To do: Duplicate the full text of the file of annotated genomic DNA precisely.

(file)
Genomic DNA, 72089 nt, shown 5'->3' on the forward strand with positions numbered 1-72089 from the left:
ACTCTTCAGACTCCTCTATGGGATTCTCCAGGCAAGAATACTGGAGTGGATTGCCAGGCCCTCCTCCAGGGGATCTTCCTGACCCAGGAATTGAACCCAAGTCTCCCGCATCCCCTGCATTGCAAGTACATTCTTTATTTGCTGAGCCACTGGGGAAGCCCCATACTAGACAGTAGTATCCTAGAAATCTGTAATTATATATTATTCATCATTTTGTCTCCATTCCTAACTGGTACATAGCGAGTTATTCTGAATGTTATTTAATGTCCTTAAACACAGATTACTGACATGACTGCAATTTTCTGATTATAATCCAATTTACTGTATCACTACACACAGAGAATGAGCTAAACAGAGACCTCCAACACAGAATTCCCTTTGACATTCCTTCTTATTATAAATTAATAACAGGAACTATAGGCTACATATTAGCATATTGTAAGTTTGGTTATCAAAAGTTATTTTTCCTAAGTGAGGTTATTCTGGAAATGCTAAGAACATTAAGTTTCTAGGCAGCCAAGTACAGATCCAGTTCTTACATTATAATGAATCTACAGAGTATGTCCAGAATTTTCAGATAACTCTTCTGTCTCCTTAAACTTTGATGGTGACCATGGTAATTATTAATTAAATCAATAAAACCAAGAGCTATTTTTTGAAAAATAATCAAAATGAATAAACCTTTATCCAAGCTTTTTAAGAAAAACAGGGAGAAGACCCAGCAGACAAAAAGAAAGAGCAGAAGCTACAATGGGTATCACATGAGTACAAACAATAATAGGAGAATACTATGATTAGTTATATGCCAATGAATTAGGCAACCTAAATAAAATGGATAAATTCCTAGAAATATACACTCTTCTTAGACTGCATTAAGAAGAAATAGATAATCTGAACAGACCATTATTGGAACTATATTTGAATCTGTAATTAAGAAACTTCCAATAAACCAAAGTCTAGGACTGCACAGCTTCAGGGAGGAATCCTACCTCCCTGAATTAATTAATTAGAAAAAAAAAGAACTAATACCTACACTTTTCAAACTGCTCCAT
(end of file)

Genomic DNA, 72089 nt, shown 5'->3' on the forward strand with positions numbered 1-72089 from the left:
ACTCTTCAGACTCCTCTATGGGATTCTCCAGGCAAGAATACTGGAGTGGATTGCCAGGCCCTCCTCCAGGGGATCTTCCTGACCCAGGAATTGAACCCAAGTCTCCCGCATCCCCTGCATTGCAAGTACATTCTTTATTTGCTGAGCCACTGGGGAAGCCCCATACTAGACAGTAGTATCCTAGAAATCTGTAATTATATATTATTCATCATTTTGTCTCCATTCCTAACTGGTACATAGCGAGTTATTCTGAATGTTATTTAATGTCCTTAAACACAGATTACTGACATGACTGCAATTTTCTGATTATAATCCAATTTACTGTATCACTACACACAGAGAATGAGCTAAACAGAGACCTCCAACACAGAATTCCCTTTGACATTCCTTCTTATTATAAATTAATAACAGGAACTATAGGCTACATATTAGCATATTGTAAGTTTGGTTATCAAAAGTTATTTTTCCTAAGTGAGGTTATTCTGGAAATGCTAAGAACATTAAGTTTCTAGGCAGCCAAGTACAGATCCAGTTCTTACATTATAATGAATCTACAGAGTATGTCCAGAATTTTCAGATAACTCTTCTGTCTCCTTAAACTTTGATGGTGACCATGGTAATTATTAATTAAATCAATAAAACCAAGAGCTATTTTTTGAAAAATAATCAAAATGAATAAACCTTTATCCAAGCTTTTTAAGAAAAACAGGGAGAAGACCCAGCAGACAAAAAGAAAGAGCAGAAGCTACAATGGGTATCACATGAGTACAAACAATAATAGGAGAATACTATGATTAGTTATATGCCAATGAATTAGGCAACCTAAATAAAATGGATAAATTCCTAGAAATATACACTCTTCTTAGACTGCATTAAGAAGAAATAGATAATCTGAACAGACCATTATTGGAACTATATTTGAATCTGTAATTAAGAAACTTCCAATAAACCAAAGTCTAGGACTGCACAGCTTCAGGGAGGAATCCTACCTCCCTGAATTAATTAATTAGAAAAAAAAAGAACTAATACCTACACTTTTCAAACTGCTCCAT